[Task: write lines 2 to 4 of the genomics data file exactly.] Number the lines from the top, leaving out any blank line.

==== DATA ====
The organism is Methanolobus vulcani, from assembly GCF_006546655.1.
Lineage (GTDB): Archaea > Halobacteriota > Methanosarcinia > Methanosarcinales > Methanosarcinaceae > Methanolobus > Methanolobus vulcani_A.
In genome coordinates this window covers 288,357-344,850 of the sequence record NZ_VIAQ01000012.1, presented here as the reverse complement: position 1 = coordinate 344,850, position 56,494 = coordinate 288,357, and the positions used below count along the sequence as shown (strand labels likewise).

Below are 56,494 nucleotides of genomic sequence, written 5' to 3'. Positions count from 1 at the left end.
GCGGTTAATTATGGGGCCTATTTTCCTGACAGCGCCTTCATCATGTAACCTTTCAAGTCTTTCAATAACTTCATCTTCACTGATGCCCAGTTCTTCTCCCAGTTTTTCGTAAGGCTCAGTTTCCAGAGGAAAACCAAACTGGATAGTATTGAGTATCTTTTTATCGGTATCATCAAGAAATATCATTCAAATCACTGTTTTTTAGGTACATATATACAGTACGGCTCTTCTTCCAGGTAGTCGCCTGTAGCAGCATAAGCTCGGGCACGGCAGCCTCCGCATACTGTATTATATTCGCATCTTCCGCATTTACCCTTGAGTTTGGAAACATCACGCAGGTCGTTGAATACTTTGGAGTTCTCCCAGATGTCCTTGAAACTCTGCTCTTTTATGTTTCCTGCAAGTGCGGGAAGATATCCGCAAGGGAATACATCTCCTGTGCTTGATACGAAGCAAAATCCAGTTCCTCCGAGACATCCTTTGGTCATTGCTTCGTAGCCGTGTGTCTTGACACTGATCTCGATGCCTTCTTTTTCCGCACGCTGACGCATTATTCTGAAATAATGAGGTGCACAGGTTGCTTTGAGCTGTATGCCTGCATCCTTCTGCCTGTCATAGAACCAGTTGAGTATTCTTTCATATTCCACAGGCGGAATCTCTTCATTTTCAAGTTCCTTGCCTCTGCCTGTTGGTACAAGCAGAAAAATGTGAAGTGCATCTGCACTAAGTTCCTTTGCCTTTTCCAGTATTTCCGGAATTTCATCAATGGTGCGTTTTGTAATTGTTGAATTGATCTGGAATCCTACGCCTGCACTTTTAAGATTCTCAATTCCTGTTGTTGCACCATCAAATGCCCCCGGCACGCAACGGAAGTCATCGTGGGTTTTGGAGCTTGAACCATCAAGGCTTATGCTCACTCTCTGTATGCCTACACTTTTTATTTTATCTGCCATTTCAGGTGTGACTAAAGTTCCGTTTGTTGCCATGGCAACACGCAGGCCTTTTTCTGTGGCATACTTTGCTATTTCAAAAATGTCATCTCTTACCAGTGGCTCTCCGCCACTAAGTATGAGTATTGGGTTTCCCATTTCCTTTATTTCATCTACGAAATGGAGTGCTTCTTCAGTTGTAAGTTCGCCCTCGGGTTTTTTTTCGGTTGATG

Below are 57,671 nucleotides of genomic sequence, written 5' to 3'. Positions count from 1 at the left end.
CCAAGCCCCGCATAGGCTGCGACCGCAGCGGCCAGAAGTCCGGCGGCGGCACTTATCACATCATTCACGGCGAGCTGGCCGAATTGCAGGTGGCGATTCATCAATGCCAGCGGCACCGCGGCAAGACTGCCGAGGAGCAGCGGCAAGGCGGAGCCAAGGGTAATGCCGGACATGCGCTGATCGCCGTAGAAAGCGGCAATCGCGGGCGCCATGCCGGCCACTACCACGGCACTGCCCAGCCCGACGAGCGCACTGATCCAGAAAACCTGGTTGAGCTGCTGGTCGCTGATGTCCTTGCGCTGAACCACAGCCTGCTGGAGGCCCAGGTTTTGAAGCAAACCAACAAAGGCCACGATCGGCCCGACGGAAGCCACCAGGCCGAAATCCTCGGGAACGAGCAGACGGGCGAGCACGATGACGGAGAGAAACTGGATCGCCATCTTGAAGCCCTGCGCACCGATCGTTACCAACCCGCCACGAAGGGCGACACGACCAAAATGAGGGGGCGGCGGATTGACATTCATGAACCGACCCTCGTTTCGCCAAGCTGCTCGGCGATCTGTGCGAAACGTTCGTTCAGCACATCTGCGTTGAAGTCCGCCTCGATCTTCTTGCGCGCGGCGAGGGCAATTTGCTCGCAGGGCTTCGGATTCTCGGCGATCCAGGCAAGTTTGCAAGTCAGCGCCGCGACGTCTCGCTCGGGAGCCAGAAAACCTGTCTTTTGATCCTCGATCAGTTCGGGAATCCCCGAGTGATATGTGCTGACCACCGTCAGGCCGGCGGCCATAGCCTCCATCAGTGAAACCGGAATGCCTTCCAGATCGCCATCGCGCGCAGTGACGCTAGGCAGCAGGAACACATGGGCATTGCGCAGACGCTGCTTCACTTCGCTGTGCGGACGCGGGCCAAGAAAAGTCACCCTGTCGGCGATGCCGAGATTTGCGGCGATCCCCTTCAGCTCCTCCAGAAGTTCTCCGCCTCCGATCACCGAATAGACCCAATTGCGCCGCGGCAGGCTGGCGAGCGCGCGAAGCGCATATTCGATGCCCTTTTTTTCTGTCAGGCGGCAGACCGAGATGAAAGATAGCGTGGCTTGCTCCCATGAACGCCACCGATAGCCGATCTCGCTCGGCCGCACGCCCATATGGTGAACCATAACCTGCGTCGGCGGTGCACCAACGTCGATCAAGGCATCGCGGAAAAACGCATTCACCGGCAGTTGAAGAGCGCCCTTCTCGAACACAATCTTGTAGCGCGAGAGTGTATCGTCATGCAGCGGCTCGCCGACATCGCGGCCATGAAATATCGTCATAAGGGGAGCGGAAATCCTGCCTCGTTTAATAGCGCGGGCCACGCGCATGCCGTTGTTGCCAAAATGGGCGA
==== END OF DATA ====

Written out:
Lineage (GTDB): Archaea > Halobacteriota > Methanosarcinia > Methanosarcinales > Methanosarcinaceae > Methanolobus > Methanolobus vulcani_A.
In genome coordinates this window covers 288,357-344,850 of the sequence record NZ_VIAQ01000012.1, presented here as the reverse complement: position 1 = coordinate 344,850, position 56,494 = coordinate 288,357, and the positions used below count along the sequence as shown (strand labels likewise).

Below are 56,494 nucleotides of genomic sequence, written 5' to 3'. Positions count from 1 at the left end.